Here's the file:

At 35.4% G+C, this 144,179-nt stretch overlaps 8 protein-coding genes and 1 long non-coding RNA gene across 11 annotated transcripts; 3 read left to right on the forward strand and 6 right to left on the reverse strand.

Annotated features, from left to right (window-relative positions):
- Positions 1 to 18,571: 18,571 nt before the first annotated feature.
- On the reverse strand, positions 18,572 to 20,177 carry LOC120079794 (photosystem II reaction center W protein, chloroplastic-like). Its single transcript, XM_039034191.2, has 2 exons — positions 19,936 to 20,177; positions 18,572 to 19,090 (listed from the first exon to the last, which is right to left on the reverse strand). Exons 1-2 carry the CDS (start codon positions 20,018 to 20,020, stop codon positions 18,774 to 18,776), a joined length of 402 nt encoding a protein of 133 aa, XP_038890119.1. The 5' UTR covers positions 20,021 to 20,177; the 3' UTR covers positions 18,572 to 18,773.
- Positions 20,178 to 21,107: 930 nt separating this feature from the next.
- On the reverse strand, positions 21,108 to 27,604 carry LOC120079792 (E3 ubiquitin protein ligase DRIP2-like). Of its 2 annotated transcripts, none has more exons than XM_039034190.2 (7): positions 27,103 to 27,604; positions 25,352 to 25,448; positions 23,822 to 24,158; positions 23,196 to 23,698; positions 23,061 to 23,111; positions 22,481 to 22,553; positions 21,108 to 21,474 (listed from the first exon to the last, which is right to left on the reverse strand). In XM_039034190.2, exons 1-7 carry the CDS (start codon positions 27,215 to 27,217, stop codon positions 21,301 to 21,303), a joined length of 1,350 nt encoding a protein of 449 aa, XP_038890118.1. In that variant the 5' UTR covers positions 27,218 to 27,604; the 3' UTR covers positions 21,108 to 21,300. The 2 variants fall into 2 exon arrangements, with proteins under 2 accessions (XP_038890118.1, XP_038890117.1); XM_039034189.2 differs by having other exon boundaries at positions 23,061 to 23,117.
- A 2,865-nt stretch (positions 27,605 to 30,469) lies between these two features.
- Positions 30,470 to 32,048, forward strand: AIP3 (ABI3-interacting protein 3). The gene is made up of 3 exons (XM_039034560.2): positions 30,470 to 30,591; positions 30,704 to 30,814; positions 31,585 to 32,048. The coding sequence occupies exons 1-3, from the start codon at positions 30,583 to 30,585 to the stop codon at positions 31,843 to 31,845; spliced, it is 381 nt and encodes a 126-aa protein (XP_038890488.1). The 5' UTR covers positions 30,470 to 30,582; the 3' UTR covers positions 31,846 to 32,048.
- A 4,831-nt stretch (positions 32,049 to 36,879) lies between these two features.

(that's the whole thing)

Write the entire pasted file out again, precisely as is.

At 35.4% G+C, this 144,179-nt stretch overlaps 8 protein-coding genes and 1 long non-coding RNA gene across 11 annotated transcripts; 3 read left to right on the forward strand and 6 right to left on the reverse strand.

Annotated features, from left to right (window-relative positions):
- Positions 1 to 18,571: 18,571 nt before the first annotated feature.
- On the reverse strand, positions 18,572 to 20,177 carry LOC120079794 (photosystem II reaction center W protein, chloroplastic-like). Its single transcript, XM_039034191.2, has 2 exons — positions 19,936 to 20,177; positions 18,572 to 19,090 (listed from the first exon to the last, which is right to left on the reverse strand). Exons 1-2 carry the CDS (start codon positions 20,018 to 20,020, stop codon positions 18,774 to 18,776), a joined length of 402 nt encoding a protein of 133 aa, XP_038890119.1. The 5' UTR covers positions 20,021 to 20,177; the 3' UTR covers positions 18,572 to 18,773.
- Positions 20,178 to 21,107: 930 nt separating this feature from the next.
- On the reverse strand, positions 21,108 to 27,604 carry LOC120079792 (E3 ubiquitin protein ligase DRIP2-like). Of its 2 annotated transcripts, none has more exons than XM_039034190.2 (7): positions 27,103 to 27,604; positions 25,352 to 25,448; positions 23,822 to 24,158; positions 23,196 to 23,698; positions 23,061 to 23,111; positions 22,481 to 22,553; positions 21,108 to 21,474 (listed from the first exon to the last, which is right to left on the reverse strand). In XM_039034190.2, exons 1-7 carry the CDS (start codon positions 27,215 to 27,217, stop codon positions 21,301 to 21,303), a joined length of 1,350 nt encoding a protein of 449 aa, XP_038890118.1. In that variant the 5' UTR covers positions 27,218 to 27,604; the 3' UTR covers positions 21,108 to 21,300. The 2 variants fall into 2 exon arrangements, with proteins under 2 accessions (XP_038890118.1, XP_038890117.1); XM_039034189.2 differs by having other exon boundaries at positions 23,061 to 23,117.
- A 2,865-nt stretch (positions 27,605 to 30,469) lies between these two features.
- Positions 30,470 to 32,048, forward strand: AIP3 (ABI3-interacting protein 3). The gene is made up of 3 exons (XM_039034560.2): positions 30,470 to 30,591; positions 30,704 to 30,814; positions 31,585 to 32,048. The coding sequence occupies exons 1-3, from the start codon at positions 30,583 to 30,585 to the stop codon at positions 31,843 to 31,845; spliced, it is 381 nt and encodes a 126-aa protein (XP_038890488.1). The 5' UTR covers positions 30,470 to 30,582; the 3' UTR covers positions 31,846 to 32,048.
- A 4,831-nt stretch (positions 32,049 to 36,879) lies between these two features.